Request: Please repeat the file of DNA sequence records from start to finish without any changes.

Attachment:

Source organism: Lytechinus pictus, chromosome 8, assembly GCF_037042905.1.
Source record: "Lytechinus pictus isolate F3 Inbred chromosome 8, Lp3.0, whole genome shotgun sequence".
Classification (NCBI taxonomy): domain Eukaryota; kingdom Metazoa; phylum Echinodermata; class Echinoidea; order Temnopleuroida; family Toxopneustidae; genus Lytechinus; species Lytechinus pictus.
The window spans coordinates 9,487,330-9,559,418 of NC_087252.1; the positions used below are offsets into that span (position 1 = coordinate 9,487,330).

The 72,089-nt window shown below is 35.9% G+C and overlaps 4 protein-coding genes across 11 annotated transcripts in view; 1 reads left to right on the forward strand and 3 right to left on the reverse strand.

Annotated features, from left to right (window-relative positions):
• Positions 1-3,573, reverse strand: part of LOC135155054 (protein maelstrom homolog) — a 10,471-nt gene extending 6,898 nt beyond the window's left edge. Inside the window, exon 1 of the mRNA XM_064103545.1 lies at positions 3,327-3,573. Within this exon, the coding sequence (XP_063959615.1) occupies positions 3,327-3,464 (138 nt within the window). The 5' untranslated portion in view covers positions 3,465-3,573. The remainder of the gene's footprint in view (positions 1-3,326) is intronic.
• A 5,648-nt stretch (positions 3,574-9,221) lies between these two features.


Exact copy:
Source organism: Lytechinus pictus, chromosome 8, assembly GCF_037042905.1.
Source record: "Lytechinus pictus isolate F3 Inbred chromosome 8, Lp3.0, whole genome shotgun sequence".
Classification (NCBI taxonomy): domain Eukaryota; kingdom Metazoa; phylum Echinodermata; class Echinoidea; order Temnopleuroida; family Toxopneustidae; genus Lytechinus; species Lytechinus pictus.
The window spans coordinates 9,487,330-9,559,418 of NC_087252.1; the positions used below are offsets into that span (position 1 = coordinate 9,487,330).

The 72,089-nt window shown below is 35.9% G+C and overlaps 4 protein-coding genes across 11 annotated transcripts in view; 1 reads left to right on the forward strand and 3 right to left on the reverse strand.

Annotated features, from left to right (window-relative positions):
• Positions 1-3,573, reverse strand: part of LOC135155054 (protein maelstrom homolog) — a 10,471-nt gene extending 6,898 nt beyond the window's left edge. Inside the window, exon 1 of the mRNA XM_064103545.1 lies at positions 3,327-3,573. Within this exon, the coding sequence (XP_063959615.1) occupies positions 3,327-3,464 (138 nt within the window). The 5' untranslated portion in view covers positions 3,465-3,573. The remainder of the gene's footprint in view (positions 1-3,326) is intronic.
• A 5,648-nt stretch (positions 3,574-9,221) lies between these two features.